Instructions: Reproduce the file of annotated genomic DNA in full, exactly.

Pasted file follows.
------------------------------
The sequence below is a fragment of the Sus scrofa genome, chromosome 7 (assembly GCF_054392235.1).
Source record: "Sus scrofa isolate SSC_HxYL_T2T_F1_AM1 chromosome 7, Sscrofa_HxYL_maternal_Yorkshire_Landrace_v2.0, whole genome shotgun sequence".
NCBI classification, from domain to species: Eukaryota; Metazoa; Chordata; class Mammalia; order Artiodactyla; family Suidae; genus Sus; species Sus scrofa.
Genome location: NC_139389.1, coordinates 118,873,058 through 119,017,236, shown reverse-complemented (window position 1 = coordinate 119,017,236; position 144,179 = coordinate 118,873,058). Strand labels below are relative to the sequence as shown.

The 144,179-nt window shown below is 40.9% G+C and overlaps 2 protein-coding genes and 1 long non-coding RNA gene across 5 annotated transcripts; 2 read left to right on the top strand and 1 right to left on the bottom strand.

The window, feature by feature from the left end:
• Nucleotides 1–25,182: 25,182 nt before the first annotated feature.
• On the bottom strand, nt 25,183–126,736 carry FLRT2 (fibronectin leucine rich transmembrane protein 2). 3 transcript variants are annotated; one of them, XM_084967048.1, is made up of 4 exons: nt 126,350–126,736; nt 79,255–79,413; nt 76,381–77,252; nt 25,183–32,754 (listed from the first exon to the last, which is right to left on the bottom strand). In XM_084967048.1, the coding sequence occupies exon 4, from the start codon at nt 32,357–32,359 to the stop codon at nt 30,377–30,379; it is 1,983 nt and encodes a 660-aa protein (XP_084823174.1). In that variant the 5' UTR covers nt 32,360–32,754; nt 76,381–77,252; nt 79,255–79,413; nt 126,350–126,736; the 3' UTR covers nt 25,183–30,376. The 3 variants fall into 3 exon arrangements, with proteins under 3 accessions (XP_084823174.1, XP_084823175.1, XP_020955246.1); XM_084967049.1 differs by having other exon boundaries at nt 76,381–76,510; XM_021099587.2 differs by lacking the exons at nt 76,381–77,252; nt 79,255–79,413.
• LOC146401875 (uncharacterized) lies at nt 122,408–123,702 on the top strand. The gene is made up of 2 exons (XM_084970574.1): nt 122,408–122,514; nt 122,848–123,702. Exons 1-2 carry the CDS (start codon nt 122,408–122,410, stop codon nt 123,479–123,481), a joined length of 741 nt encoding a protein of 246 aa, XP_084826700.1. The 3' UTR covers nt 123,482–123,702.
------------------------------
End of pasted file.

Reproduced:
The sequence below is a fragment of the Sus scrofa genome, chromosome 7 (assembly GCF_054392235.1).
Source record: "Sus scrofa isolate SSC_HxYL_T2T_F1_AM1 chromosome 7, Sscrofa_HxYL_maternal_Yorkshire_Landrace_v2.0, whole genome shotgun sequence".
NCBI classification, from domain to species: Eukaryota; Metazoa; Chordata; class Mammalia; order Artiodactyla; family Suidae; genus Sus; species Sus scrofa.
Genome location: NC_139389.1, coordinates 118,873,058 through 119,017,236, shown reverse-complemented (window position 1 = coordinate 119,017,236; position 144,179 = coordinate 118,873,058). Strand labels below are relative to the sequence as shown.

The 144,179-nt window shown below is 40.9% G+C and overlaps 2 protein-coding genes and 1 long non-coding RNA gene across 5 annotated transcripts; 2 read left to right on the top strand and 1 right to left on the bottom strand.

The window, feature by feature from the left end:
• Nucleotides 1–25,182: 25,182 nt before the first annotated feature.
• On the bottom strand, nt 25,183–126,736 carry FLRT2 (fibronectin leucine rich transmembrane protein 2). 3 transcript variants are annotated; one of them, XM_084967048.1, is made up of 4 exons: nt 126,350–126,736; nt 79,255–79,413; nt 76,381–77,252; nt 25,183–32,754 (listed from the first exon to the last, which is right to left on the bottom strand). In XM_084967048.1, the coding sequence occupies exon 4, from the start codon at nt 32,357–32,359 to the stop codon at nt 30,377–30,379; it is 1,983 nt and encodes a 660-aa protein (XP_084823174.1). In that variant the 5' UTR covers nt 32,360–32,754; nt 76,381–77,252; nt 79,255–79,413; nt 126,350–126,736; the 3' UTR covers nt 25,183–30,376. The 3 variants fall into 3 exon arrangements, with proteins under 3 accessions (XP_084823174.1, XP_084823175.1, XP_020955246.1); XM_084967049.1 differs by having other exon boundaries at nt 76,381–76,510; XM_021099587.2 differs by lacking the exons at nt 76,381–77,252; nt 79,255–79,413.
• LOC146401875 (uncharacterized) lies at nt 122,408–123,702 on the top strand. The gene is made up of 2 exons (XM_084970574.1): nt 122,408–122,514; nt 122,848–123,702. Exons 1-2 carry the CDS (start codon nt 122,408–122,410, stop codon nt 123,479–123,481), a joined length of 741 nt encoding a protein of 246 aa, XP_084826700.1. The 3' UTR covers nt 123,482–123,702.